By Jennifer Lazzo
George Mason University’s new Potomac Science Center on Belmont Bay in Woodbridge has tranquil views of the river, bald eagles flying overhead and a lot of opportunities for learning.
Dedicated in April, the 50,000-square-foot research facility is home to the Potomac Environmental Research and Education Center (PEREC), a coalition of scientists who focus on the Potomac River watershed, local sustainability practices, education and community outreach.
The group has expertise in chemistry, ecology, geology, microbiology and environmental science to study and investigate ways to keep local ecosystems healthy and translate its research into engaging field programs for K-12 students and the community at large.
“We set up PEREC about 10 years ago in anticipation of a physical presence on the Potomac River,” said Chris Jones, director of PEREC and a professor of freshwater ecology. “We gathered a coalition of academic people who had a mutual interest. We wanted to get the students muddy, ‘in boots’ so to speak. One of the niches we recognized was that no university had a facility on the Potomac. It’s been a dream to have a facility [here].”
Jones explained that the center is the only research lab on the Potomac and one of only a few in the world studying tidal freshwater, which is a body of water that is freshwater but at sea level and subject to tides. “This part of the river is tidal freshwater; we have fish that are both typical freshwater fish, like large-mouth bass, and we also have saltwater fish, like shad and rockfish.”
Proximity to the Potomac is key for the scientists of PEREC, who currently are working on projects to access the impact of two upstream wastewater treatment facilities on the river’s aquatic community. From introduction of chemistry and the reduction of algae to the use of pharmaceuticals, the group has seen major improvements in water quality. “It is definitely cleaner than it was 30 years ago,” Jones said. “There are places I still wouldn’t swim, but there was no swimming at all when I started!”
The center was not built overnight. In fact, the concept to have a building on the Potomac originated more than 40 years ago, and actual construction took two and a half years. The building is steadily filling up with both new and existing faculty and students.
In addition to the PEREC laboratories and faculty offices, there are conference rooms, lecture spaces and event spaces available for rent. The areas available to the public are open and airy, filled with light and views of the mouth of the Occoquan River, which empties into the nearby Potomac.
At the center, George Mason University continues its commitment to limiting its impact on the environment. The building earned a LEED Silver certification. There are recycling centers throughout the building, a series of rain gardens that filter stormwater flowing into the Occoquan, and plants on a living wall that are irrigated by stormwater stored in a cistern. In addition, there is a requirement to use china or biodegradable products at events.
The lower level has space dedicated for future exhibits as well as the Discovery Lab, home to Cynthia Smith, professor of watershed ecology and the K-12 education director for PEREC. “I translate the research efforts of our group into hands-on programs for students and the public through activities and exhibits,” she explained. “I want to make our research findings accessible to audiences of all ages. And we have a phenomenal location here in our backyard.”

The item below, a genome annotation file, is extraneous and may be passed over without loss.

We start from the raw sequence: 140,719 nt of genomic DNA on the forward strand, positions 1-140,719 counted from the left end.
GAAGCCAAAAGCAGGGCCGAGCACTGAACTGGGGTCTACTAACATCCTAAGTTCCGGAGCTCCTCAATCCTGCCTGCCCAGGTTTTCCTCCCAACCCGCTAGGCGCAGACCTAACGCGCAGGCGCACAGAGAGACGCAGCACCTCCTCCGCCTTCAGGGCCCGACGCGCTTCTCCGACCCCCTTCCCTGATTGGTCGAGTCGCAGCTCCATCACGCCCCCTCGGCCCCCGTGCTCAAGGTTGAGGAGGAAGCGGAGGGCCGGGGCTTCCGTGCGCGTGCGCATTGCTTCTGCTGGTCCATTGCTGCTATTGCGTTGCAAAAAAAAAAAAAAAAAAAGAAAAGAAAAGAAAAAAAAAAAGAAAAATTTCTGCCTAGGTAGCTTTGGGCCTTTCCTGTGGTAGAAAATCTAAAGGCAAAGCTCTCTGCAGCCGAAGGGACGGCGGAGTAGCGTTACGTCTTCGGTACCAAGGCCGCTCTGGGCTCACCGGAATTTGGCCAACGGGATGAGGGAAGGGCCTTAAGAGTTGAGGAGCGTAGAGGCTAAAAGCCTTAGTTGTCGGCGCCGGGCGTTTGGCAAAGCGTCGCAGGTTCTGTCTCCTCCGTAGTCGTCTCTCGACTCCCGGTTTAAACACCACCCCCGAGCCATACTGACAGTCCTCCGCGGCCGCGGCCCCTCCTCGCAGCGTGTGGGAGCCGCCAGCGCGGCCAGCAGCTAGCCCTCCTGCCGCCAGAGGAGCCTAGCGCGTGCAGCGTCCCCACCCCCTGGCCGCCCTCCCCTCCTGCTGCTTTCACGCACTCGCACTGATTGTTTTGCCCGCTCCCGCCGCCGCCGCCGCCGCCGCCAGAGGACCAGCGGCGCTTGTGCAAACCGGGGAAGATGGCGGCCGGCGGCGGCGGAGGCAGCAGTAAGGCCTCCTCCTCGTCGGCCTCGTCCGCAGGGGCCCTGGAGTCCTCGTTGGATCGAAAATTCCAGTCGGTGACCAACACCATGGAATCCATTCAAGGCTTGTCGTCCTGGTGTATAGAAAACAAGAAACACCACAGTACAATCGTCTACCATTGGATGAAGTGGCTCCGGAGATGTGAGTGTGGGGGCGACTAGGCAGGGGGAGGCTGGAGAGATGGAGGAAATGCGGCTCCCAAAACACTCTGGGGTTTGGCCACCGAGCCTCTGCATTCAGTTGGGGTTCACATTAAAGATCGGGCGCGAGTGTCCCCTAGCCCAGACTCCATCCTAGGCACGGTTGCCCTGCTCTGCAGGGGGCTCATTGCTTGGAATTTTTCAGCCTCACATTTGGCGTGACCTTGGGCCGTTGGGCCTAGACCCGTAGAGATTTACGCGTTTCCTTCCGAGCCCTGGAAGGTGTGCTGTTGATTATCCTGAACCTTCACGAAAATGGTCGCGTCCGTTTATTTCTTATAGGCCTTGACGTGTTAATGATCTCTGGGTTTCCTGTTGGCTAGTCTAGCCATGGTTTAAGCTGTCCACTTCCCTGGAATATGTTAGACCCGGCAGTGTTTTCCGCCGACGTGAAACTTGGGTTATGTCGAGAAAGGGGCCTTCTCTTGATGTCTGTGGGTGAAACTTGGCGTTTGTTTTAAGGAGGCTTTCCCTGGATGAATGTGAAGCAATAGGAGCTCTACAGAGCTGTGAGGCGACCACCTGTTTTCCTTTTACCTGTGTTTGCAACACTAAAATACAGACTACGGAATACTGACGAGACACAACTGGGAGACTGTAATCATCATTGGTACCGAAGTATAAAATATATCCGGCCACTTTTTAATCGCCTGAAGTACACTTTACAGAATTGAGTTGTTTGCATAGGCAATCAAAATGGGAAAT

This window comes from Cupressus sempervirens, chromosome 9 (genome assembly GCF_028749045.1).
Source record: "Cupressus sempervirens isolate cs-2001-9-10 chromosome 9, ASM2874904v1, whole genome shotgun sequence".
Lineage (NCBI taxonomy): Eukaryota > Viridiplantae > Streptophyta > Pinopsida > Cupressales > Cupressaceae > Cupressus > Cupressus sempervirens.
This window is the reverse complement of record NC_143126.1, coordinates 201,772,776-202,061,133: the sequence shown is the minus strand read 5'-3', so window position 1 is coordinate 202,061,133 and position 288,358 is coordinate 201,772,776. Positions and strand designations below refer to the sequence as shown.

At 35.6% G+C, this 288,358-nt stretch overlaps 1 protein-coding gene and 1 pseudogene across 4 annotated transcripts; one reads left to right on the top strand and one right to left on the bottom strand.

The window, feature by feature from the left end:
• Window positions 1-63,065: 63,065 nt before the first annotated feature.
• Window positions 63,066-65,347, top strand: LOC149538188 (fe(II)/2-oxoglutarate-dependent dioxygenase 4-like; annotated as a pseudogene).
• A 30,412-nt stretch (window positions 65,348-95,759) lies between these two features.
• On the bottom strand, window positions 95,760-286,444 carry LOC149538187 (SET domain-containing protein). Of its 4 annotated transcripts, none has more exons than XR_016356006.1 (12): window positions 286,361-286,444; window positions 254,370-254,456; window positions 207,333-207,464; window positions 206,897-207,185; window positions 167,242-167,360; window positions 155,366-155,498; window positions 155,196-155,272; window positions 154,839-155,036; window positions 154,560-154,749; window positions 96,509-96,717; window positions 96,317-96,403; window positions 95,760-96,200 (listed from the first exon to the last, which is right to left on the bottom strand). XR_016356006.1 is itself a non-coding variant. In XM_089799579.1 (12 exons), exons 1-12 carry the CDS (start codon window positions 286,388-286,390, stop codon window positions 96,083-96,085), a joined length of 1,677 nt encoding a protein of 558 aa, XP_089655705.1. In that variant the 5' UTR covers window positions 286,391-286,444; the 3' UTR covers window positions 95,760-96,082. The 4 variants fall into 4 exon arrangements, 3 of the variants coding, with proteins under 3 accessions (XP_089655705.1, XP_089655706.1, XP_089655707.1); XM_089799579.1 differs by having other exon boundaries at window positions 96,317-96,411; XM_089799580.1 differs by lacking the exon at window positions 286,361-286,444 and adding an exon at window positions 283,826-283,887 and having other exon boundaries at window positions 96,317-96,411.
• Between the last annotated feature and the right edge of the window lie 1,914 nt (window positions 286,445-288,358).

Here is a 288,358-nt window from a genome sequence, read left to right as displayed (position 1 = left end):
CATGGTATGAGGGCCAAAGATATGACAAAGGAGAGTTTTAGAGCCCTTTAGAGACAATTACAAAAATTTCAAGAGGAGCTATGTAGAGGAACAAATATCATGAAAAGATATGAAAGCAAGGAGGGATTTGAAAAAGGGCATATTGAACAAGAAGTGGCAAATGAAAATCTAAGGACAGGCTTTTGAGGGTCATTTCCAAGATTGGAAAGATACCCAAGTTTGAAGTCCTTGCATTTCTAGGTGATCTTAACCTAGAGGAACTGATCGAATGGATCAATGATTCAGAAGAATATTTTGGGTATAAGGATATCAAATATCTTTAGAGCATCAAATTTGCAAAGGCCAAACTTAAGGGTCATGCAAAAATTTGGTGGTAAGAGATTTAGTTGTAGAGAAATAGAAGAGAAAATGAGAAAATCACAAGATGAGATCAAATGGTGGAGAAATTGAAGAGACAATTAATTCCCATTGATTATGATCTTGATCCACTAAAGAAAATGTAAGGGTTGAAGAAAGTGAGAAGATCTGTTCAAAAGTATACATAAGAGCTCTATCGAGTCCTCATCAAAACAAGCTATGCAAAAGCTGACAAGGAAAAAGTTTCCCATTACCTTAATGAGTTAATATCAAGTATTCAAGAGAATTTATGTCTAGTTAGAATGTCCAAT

The university is developing the budget for the interactive exhibits Smith will use to teach young students and the community about the effects of pollutants in streams and rivers on soil, how upstream activities on land affect downstream use and the health of underwater ecosystems.
A stream table used to demonstrate erosion is already in place outside on the center’s patio. It looks like a big concrete trough; add trees made of sticks with roots made of pipe cleaners, sand and water in the form of rain or a stream, and students are able to visualize erosion and sediment deposition. “We want to empower kids, so they can design and test engineering solutions in this model stream. When the volume of water changes, as in a storm, what happens?” Smith said. “It provides authentic learning. It encourages kids to explore their local streams and creeks. It teaches that what happens upstream impacts everything downstream.”
Smith’s passion and enthusiasm for her work is obvious: “Our kids are our future natural resource managers. This experience might be their initial encounter with erosion after a storm, and they have to figure out how best to mitigate it. How do they reengineer the stream to prevent the erosion from the next storm? We keep asking them, how do you make it better? They work across the stream table to figure it out.”
Additional planned exhibits include an augmented reality sandbox, which uses three-dimensional imagery to demonstrate topography and Potomac River aquaria. She is also working with Prince William County Public Works Watershed Management to develop a scavenger hunt that follows the path of storm water from the top of the building through a multitude of stormwater features around the Center.
While timelines for adding more exhibits, international programs and other faculty to the center are still being developed, one thing is certain: the members of PEREC are thrilled to be in a facility so close to where they do their research. “I still have to pinch myself that it happened,” Jones said.
The Potomac Science Center is located at 650 Mason Ferry Ave., Woodbridge. Its public areas are open from 9 a.m. to 5 p.m. For additional information, visit potomacsciencecenter.gmu.edu.
Jennifer Lazzo (firstname.lastname@example.org) is a freelance writer and editor who earned a B.A. in technical journalism and political science from Colorado State University. She lives with her husband and twin girls in Montclair.